“Significantly more Hispanic shoppers are indicating they are eating more natural and organic foods, even though they may be more expensive,” compared to in the past and the overall US population, Marianne Quinlan-Sacksteder, director of business intelligence at Acosta, said during a recent webinar.
Specifically, 44% of Hispanic shoppers in the fall of 2016 said they are trying to eat healthier by buying natural foods compared to only 38% in the fall of 2012. Similarly, 39% of Hispanic shoppers said in the fall of 2016 they ate organic foods, despite the premium price, compared to 31% in 2012, according to the study.
Hispanics buy more organic, natural than overall US population
Not only are more Hispanic shoppers buying organic and natural, but they are buying more of it than total US shopper, Quinlan-Sacksteder pointed out.
“The most recent study reports an average of about 1/3 of the grocery items in a Hispanic shopper’s cart are considered to be organic versus 1/4 of total US shoppers’ carts. That share of the base for organic products is even higher for Hispanic Millennials, who indicated almost four in 10 items were considered organic and that is significantly higher than the percentage indicated by the total Millennials shopper,” she said.
This translates to roughly a 33.9% dollar sales change in organic and 30.9% in natural for Hispanic shoppers over the past five years, compared to only a 29.8% and 32.9% increase in the dollar sales over the past five years for non-Hispanic shoppers, according to the report.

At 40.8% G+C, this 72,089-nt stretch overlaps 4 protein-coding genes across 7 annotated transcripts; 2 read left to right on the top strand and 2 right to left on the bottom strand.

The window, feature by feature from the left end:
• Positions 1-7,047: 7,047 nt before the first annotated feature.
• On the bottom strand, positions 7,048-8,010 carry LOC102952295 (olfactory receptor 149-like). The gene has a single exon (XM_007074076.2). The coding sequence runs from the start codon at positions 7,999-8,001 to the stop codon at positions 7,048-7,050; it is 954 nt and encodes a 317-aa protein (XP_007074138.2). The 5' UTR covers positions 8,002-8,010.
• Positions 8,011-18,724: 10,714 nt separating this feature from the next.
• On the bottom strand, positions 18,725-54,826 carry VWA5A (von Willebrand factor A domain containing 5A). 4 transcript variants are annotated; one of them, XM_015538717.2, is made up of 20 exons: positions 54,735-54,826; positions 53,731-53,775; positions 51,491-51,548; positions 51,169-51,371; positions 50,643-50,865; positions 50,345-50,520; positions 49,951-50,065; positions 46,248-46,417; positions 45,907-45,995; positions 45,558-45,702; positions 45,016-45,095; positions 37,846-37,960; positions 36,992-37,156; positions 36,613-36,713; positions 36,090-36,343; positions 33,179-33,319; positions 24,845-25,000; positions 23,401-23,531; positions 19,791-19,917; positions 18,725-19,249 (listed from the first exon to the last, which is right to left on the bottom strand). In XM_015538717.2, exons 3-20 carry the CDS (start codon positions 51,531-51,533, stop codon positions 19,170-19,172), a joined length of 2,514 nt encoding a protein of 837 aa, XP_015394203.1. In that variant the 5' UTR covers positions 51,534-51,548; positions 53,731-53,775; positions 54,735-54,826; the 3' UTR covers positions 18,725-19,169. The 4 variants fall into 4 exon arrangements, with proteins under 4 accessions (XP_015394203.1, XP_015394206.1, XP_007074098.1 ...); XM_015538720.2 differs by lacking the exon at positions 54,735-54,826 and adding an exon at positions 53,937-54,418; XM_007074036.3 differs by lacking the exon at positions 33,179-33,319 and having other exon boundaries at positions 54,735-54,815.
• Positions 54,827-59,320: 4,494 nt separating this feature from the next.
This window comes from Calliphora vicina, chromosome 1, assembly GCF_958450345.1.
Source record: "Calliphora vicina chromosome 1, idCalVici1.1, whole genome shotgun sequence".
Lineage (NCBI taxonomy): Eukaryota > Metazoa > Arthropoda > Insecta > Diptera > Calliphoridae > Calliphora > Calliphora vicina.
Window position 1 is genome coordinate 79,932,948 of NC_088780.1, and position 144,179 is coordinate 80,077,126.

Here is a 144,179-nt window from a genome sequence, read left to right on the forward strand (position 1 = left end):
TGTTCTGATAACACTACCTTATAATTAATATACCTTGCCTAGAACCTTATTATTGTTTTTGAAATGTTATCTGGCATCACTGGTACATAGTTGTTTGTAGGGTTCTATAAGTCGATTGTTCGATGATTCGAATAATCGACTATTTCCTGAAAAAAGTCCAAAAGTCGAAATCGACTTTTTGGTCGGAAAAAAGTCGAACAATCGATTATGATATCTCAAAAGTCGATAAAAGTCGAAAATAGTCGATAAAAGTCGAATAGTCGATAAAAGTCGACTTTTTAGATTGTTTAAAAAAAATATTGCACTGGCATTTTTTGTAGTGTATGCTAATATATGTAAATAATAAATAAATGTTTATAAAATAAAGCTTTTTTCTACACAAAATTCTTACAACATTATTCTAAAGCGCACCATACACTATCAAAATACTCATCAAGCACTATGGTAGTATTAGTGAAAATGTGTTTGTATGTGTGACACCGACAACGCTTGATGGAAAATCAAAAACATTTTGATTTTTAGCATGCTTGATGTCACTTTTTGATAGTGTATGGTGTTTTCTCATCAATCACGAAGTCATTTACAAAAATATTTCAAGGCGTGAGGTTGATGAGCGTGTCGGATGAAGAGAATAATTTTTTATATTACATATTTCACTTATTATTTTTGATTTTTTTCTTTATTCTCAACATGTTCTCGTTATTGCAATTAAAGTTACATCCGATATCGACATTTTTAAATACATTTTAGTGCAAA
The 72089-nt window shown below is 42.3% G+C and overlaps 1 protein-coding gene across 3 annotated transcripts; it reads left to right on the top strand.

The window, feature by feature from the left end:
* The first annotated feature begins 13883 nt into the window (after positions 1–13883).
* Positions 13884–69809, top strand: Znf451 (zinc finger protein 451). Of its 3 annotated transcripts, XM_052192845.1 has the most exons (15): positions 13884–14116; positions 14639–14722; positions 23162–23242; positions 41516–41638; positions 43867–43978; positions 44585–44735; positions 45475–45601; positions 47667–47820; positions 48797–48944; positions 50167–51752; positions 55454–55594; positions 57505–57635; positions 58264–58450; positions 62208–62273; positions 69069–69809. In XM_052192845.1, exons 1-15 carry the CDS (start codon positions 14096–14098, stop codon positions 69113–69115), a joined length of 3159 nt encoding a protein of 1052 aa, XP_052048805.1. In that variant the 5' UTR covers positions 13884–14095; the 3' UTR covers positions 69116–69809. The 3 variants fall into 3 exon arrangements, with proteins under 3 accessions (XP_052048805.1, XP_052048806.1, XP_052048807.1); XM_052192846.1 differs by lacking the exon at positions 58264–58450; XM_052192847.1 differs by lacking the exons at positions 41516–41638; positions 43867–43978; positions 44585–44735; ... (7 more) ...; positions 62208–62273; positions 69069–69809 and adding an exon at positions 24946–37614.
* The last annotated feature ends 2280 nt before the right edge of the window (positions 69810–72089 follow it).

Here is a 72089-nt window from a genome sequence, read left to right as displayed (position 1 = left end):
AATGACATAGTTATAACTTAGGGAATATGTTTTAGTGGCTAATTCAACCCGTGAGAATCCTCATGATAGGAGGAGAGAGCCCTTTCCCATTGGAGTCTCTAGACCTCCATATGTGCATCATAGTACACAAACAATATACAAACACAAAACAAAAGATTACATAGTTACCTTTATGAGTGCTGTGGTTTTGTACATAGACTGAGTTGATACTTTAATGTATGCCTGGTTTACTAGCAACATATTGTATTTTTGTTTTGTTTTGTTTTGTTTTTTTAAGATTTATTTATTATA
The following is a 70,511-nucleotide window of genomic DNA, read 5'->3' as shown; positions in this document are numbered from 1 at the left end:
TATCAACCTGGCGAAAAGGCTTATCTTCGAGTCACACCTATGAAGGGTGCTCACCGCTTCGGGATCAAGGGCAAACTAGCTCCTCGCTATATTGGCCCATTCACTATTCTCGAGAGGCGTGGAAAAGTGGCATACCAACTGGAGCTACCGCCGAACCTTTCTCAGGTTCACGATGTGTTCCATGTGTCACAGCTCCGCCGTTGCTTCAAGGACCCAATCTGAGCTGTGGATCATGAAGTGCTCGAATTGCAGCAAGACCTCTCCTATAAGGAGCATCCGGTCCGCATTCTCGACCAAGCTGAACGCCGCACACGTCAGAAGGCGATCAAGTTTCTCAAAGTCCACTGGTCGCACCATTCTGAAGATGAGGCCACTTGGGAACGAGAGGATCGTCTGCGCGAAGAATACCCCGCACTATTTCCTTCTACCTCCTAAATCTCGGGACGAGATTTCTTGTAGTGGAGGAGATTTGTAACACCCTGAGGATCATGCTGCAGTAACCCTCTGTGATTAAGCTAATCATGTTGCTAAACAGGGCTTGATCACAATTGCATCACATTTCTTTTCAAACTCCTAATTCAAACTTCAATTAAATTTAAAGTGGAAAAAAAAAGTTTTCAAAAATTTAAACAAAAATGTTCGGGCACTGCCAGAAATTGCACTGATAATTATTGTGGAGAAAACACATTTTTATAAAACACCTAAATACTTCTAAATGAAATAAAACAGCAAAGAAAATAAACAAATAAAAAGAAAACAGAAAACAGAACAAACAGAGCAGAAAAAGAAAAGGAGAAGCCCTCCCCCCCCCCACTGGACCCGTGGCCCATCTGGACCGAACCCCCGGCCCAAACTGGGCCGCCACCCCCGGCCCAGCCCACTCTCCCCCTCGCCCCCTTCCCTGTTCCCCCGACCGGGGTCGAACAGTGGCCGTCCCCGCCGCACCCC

Organic & natural growth drivers
“The strong growth in both organic and natural purchases by Hispanic shoppers is driven by categories across the store … from pet products to frozen entrees to wine,” Quinlan-Sacksteder said.
Specifically, Acosta data reveals a roughly 32% increase in natural sales for fresh poultry, frozen entrees, vitamins & supplements and yogurt. It also shows a 30% increase in vegetables & herbs, salty snacks and eggs, she said.
On the organic side, there was a 42.4% increase in purchases of organic fruit, 41.5% increase in vitamins and minerals and a 40% increase in organic shelf stable juices. Baked bread, salty snacks, eggs, yogurt and baby food also saw growth ranging from 32.5% to 40.5%, according to Acosta.
A deeper dive into the data reveals health claims beyond organic and natural also are resonating with Hispanic shoppers.
Acosta found significant year-over-year growth in the percent of Hispanic shoppers buying grocery products with whole grains, up from 34% in 2015 to 51% in 2016, claims for no additives or preservatives up from 23% to 43% and claims for sugar-free or low in sugar
This suggests there also is significant marketing potential for better-for-you products beyond those that are certified organic.